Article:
How we change what others think, feel, believe and do
My Concern For You
Persuade others to do as you say by framing your argument as being based in your concern about them.
Talk about how your suggestions will help them.
You can set up the concern frame earlier by being kind and helpful, so when you say you are concerned about them, they have recent evidence for this.
You know I care about you, and that I want you to succeed. So how about putting that game away and start studying for your exams.
I love you and would never hurt you. I just have to go away for a while to earn enough to keep us afloat. It'll be better when I get back, I promise.
This company is based on caring for its employees. We know that if we look after you, then you will work hard for us. And this weekend, we certainly do need your full focus.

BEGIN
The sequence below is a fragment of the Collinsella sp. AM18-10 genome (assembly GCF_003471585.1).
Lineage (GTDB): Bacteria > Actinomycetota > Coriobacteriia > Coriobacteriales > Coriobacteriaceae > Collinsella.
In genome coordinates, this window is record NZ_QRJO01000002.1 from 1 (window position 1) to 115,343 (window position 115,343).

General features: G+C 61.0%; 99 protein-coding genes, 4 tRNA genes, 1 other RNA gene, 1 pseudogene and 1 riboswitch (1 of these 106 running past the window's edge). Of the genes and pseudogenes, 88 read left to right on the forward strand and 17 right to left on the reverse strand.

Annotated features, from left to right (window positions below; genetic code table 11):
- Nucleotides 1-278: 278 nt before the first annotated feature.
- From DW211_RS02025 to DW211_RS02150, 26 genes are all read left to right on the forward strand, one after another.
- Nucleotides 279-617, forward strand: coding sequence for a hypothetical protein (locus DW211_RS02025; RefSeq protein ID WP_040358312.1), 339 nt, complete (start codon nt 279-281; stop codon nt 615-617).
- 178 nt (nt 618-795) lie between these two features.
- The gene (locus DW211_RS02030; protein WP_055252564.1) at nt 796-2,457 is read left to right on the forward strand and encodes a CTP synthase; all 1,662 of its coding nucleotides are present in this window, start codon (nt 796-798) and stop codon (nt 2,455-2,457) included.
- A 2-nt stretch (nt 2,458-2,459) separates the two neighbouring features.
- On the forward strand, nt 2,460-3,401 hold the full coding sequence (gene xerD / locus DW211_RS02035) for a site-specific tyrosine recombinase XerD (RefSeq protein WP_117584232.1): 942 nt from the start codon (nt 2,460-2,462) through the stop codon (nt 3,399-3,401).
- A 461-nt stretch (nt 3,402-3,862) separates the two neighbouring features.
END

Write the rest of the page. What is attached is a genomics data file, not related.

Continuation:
When a person tries to persuade us, we often assume that they are doing so for selfish reasons and that they may abuse and betray us in their actions. This can miss the point where the person really does care about us. Care is a fundamental element of trust. If we believe they care about us, we trust them more. And when we trust them, we are more open to be persuaded.
We also tend to assume a zero-sum game, where one person's gain is automatically the other person's loss. When we see that we can both benefit, then this changes the nature of any negotiation.
Caring may also take the parent role, casting the other person into a child position where the parent 'knows best' and looks after the child. When people accept this position, they trust the parent more and are more obedient.
One of the dilemmas of parenting is getting teenagers to do things (like study hard) that will help them in the long term. A way that many parents approach this is to tell the child that they are pressuring them out of concern, and not because they are trying to control them for personal reasons.
My Concern For You is the 42nd of the 64 compliance-gaining strategies described by Kellerman and Cole.
Kellermann, K. & Cole, T. (1994). Classifying compliance gaining messages: Taxonomic disorder and strategic confusion. Communication Theory, 1, 3-60